By Steve Goodier
A school music teacher received this essay from an eight-year-old
student concerning Johann Sebastian Bach: "He was a GREAT composer. He
had 20 children and had an old spinster in the attic to practice on."
Actually, I don't know the exact number of children he had, but it
seems to be quite a few. And I don't know what he kept in the
attic ... or what he practiced on. But the student was absolutely
right about one thing: Bach was a GREAT composer.
Not all of us can be great at what we do. I try to do some things the
very best I can. But that means I cannot give much attention to some
of the less important tasks.
But what about just being good at WHO WE ARE? Good human beings? Even
being GREAT at who we are?
Author James Michener learned something about greatness on a stormy
night in the South Pacific. His plane was trying desperately to land
on the Tontouta airstrip but could not do so. After several attempts
in the dark of night, his knuckles were white with fear. When they
finally landed safely, Michener went out and walked the length of the
airstrip, looking at the dim outlines of the mountains they had so
narrowly missed. He wrote this:
"And as I stood there in the darkness I caught a glimpse of the
remaining years of my life and I swore an oath when peace came, if I
survived, I would live the rest of my years as if I were a great man.
I did not presume to think that I would be a great man. I have never
thought in those terms, but I could conduct myself as if I were. I
would adhere to my basic principles. I would bear public testimony to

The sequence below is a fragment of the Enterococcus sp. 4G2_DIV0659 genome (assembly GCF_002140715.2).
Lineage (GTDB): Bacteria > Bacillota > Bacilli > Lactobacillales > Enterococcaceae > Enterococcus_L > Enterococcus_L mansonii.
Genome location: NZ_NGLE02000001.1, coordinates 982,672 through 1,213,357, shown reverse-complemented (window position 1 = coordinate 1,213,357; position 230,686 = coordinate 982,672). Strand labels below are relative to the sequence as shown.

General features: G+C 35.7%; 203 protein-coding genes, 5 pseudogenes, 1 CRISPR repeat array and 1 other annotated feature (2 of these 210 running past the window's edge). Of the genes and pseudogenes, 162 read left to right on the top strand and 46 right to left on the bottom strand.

what I believed. I would be a better man. I would help others. I would
truly believe and act as if all men were my brothers. And I would
strive to make whatever world in which I found myself a better place.
In the darkness a magnificent peace settled over me, for I saw that I
could actually attain each of those objectives, and I never looked
Michener says that the very next day he started to draft the book
TALES OF THE SOUTH PACIFIC.* And if it can ever be said that he
became a great man, I suspect it was only because he decided to be a
better man than he was before.
Greatness may never have been your goal. But you and I can be a little
better today than we were yesterday. We can help others a bit more
today than yesterday. We can act more deliberately as if all people
are our sisters and brothers. We can leave the world a better place
tomorrow than we found it today.
And if that is the way to greatness, then we all can head that
direction. One step at a time ... beginning today.
* Michener's quote comes from "OUT OF THE BLUE: Delight Comes Into Our
Lives," by Mark Victor Hansen & Barbara Nichols with Patty Hansen
Publisher@LifeSupportSystem.com is a professional
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